Investor Group Focuses on Space, Aviation Start-Ups
[Satellite News 07-22-08] The aerospace industry has been dominated by the federal government investments, but Space Angels Network principal and co-founder Burton Lee aims to bring seed- and early-stage financing infrastructure found in the semiconductors, software, life-sciences, bio-tech and other related high-tech sectors into the space industry.
His network of accredited angel investors is in its first year of operation and expects to close its first deal within the next six months. The group also is planning an “Aerospace Venture Forum,” in Los Angeles in September, where promising aerospace ventures can present their investment opportunities to investors.
“Our goal is to bring together in one place accredited angel investors from around the country, interesting seed and early-stage space and aviation-related start-up companies, and entrepreneurs who are seeking private equity funding from investors all in a single full-day event,” he said.
Satellite News News Editor Jeffrey Hill spoke with Lee about the future of his organization, its role in the bigger picture of satellite investments and the needs of an industry that served to create his network.
Satellite News: Why do you see a need for your organization?
Lee: The current market for seed-stage finance for space and aviation start-ups in the U.S. and overseas is extremely fragmented and chaotic. It is very difficult for space and aviation-related entrepreneurs to find angel investors who understand this sector. What we are basically doing is efficiently organizing seed and early-stage deals in one place. Here in the United States as well as globally, we have unique deal flow, which no one else sees in the space and aviation area. On the investor side, we are aggregating investors who have been investing recently in these areas. We are bringing in new investors as well.
Satellite News: Are there any similar space investor groups?
Lee: There are no other similar space angel investor groups. The way most start-up companies get funded from start-up to maturity is initially through the family, friends and founders phase. The entrepreneur self-funds the new company, either by using his or her savings, mortgaging his or her home or using a credit
card. The next step – and we are trying to simplify the process here – is to go to outside investors, Then you go to outside investors, angel investors, which is typically called the seed stage. The next stage, the early stage, is where you go to venture capital. Once you are passed the venture capital stage, you get into what is generally called expansion. If you are looking to be bought out by a larger company, or to do an IPO, later on you start talking to investment banks.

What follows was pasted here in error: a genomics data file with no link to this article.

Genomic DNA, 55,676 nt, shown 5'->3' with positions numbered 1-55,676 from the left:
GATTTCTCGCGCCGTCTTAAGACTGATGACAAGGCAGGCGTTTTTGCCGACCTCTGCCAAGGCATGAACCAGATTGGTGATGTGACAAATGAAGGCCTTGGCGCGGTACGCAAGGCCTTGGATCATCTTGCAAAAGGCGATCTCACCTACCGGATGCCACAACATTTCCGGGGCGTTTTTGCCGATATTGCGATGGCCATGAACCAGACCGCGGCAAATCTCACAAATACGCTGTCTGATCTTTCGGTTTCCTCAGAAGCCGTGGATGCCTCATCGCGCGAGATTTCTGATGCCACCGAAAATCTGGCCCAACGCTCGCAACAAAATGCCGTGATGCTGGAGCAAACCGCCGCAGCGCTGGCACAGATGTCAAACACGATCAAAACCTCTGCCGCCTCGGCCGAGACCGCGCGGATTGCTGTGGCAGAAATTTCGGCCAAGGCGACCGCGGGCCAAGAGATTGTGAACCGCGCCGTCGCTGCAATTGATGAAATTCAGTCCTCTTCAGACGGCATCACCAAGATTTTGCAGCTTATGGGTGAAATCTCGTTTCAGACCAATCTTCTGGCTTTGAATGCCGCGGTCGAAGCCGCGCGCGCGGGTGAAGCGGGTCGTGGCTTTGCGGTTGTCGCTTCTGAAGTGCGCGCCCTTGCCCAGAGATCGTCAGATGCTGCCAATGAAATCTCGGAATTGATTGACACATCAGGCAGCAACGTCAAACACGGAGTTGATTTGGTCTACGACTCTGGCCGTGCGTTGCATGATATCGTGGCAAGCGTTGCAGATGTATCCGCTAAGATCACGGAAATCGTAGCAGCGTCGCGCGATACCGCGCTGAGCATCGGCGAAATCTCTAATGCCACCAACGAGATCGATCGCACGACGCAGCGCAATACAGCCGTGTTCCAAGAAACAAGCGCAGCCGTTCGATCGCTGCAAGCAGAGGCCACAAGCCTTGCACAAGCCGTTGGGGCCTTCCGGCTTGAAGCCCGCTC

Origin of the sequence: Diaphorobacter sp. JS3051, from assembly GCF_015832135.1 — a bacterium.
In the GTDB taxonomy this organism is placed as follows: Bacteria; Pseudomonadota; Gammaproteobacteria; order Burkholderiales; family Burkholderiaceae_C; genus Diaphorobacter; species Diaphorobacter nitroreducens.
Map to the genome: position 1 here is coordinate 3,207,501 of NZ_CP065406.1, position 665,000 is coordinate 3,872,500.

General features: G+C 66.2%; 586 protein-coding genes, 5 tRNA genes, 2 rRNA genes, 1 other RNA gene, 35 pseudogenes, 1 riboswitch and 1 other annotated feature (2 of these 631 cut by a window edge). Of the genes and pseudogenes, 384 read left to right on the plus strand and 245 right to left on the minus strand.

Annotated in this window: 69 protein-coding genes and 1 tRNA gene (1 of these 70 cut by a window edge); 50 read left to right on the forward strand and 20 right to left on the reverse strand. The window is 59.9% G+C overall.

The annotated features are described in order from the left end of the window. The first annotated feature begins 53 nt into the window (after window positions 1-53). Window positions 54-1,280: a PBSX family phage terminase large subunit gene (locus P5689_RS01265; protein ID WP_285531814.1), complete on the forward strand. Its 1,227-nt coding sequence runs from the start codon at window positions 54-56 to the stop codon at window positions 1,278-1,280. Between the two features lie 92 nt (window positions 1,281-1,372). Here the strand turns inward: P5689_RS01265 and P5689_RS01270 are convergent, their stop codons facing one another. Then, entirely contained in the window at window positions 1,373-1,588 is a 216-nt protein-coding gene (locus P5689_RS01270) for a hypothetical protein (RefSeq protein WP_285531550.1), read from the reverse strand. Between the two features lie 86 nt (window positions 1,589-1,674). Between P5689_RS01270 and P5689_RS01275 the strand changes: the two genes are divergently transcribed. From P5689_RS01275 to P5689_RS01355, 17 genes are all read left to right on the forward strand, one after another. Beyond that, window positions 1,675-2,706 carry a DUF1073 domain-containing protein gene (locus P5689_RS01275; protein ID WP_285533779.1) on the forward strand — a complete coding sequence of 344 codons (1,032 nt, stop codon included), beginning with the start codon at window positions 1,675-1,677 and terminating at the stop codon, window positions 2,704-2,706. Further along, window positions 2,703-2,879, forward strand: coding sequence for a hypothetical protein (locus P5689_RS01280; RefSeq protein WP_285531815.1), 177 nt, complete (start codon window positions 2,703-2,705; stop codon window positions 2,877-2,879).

So we are at the very front-end of the space and aviation venture-financing pipeline. We are the only angel investor group in the country or globally focusing on space and related seed and early-stage ventures. There are venture capital firms who do fund space-related deals on occasion in the areas of GPS or satellite telecom.
Satellite News: How do you attract investors?
Lee: We are bringing together investors from two different groups — space and aviation — into one organization and framework so that we can basically improve the critical mass of accredited angel investors that are out there. We want to give investors on both sides access to more deals than they would see on their own.
Satellite News: What would Space Angels Network look for in a company when planning to invest?
Lee: We look for the same fundamentals as any other angel group or venture capital firm would look for — solid management team, sustainable competitive advantage with sound intellectual property, strong risk-management practices, a good understanding of the market and other general characteristics that make up a solid start-up company.
Satellite News: Do you plan to expand your forum?
Lee: We eventually plan on hosting two major screening events per year — one on the East Coast and one on the West Coast. We want to put investors in contact with the ventures they are most interested in so that a deal can be reached within three to four months of the deal-screening event. The concrete long-term goal is to get two to four investor deals done with space and aviation related start-ups twice a year from these events.